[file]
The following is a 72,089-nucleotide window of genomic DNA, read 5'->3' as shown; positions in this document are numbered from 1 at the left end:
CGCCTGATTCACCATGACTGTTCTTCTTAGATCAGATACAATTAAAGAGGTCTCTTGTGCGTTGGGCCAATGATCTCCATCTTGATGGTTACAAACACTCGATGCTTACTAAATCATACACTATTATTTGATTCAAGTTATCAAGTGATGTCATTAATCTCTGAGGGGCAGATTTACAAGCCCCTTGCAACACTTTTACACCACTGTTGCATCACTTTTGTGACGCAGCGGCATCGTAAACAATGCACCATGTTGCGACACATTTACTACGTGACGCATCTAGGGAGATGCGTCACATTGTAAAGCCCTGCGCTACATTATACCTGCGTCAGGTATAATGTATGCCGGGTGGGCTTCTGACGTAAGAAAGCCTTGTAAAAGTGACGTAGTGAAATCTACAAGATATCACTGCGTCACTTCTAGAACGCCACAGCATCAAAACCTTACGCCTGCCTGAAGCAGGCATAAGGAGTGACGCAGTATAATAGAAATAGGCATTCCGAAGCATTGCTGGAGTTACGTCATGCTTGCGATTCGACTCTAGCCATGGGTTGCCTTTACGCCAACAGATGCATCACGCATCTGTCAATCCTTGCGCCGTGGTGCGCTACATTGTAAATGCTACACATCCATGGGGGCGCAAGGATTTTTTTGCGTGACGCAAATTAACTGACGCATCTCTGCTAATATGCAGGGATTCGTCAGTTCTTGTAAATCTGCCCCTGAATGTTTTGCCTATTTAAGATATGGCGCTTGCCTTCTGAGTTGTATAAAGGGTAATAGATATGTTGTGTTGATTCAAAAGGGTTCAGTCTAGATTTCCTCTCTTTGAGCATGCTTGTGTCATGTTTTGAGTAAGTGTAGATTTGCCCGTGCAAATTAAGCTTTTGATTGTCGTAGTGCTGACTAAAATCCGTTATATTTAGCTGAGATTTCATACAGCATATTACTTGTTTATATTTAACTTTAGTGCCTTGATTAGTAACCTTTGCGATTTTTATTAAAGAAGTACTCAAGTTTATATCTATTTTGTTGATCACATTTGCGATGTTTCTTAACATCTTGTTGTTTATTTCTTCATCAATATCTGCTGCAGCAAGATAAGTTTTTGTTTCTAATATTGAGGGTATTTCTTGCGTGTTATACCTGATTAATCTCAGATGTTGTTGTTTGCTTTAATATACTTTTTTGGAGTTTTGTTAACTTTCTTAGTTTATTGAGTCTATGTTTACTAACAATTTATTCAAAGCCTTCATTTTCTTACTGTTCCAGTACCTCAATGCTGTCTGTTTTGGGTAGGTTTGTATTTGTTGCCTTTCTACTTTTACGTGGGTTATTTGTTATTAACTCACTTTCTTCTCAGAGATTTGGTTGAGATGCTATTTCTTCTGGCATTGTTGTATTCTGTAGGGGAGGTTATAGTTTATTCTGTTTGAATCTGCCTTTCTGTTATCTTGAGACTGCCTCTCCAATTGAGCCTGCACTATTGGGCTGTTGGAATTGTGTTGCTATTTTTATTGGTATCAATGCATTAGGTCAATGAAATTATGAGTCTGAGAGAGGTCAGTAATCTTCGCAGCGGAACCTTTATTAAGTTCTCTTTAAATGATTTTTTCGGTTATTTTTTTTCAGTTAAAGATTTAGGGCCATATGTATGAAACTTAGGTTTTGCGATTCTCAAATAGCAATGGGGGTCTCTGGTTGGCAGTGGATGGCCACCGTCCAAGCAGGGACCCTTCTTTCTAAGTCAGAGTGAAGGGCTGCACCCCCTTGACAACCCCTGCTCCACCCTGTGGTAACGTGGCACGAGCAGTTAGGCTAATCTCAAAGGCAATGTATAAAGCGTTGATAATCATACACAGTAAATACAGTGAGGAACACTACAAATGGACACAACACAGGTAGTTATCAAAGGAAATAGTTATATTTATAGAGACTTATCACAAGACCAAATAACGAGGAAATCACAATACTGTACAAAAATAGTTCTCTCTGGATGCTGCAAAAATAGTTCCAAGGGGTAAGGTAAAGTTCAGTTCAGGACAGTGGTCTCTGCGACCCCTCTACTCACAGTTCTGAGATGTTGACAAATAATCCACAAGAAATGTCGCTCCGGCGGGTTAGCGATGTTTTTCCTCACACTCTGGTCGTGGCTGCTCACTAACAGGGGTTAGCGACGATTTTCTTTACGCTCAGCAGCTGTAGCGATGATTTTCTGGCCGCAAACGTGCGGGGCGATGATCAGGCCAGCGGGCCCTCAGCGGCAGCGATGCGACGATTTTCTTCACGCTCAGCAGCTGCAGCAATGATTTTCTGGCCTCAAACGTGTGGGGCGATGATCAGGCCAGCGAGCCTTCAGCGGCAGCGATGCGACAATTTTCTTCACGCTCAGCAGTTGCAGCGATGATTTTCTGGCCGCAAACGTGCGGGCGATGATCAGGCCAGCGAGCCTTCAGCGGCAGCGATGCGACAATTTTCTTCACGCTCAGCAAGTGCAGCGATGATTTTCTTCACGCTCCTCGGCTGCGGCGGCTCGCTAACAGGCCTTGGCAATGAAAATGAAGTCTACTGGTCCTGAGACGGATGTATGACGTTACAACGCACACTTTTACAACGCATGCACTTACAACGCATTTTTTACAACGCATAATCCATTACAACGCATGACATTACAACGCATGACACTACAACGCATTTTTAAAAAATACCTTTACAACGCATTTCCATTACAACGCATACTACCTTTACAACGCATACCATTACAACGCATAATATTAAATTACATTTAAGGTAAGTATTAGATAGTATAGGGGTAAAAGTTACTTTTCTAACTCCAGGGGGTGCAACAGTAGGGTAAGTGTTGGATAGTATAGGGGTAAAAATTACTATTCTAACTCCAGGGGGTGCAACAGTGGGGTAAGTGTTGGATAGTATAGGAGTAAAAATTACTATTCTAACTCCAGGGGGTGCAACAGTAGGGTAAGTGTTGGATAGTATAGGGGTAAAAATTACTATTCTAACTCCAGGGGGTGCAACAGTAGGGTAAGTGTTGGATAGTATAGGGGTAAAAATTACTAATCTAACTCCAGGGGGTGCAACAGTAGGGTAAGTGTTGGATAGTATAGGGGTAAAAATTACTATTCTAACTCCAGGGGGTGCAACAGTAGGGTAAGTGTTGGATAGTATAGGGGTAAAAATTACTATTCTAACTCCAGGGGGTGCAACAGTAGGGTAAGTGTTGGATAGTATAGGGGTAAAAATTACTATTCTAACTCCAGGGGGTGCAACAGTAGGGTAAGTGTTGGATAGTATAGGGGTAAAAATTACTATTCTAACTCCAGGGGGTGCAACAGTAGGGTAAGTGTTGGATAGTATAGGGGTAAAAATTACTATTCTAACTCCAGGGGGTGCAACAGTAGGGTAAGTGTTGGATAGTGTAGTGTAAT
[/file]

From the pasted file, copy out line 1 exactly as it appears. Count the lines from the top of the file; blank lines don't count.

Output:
The following is a 72,089-nucleotide window of genomic DNA, read 5'->3' as shown; positions in this document are numbered from 1 at the left end: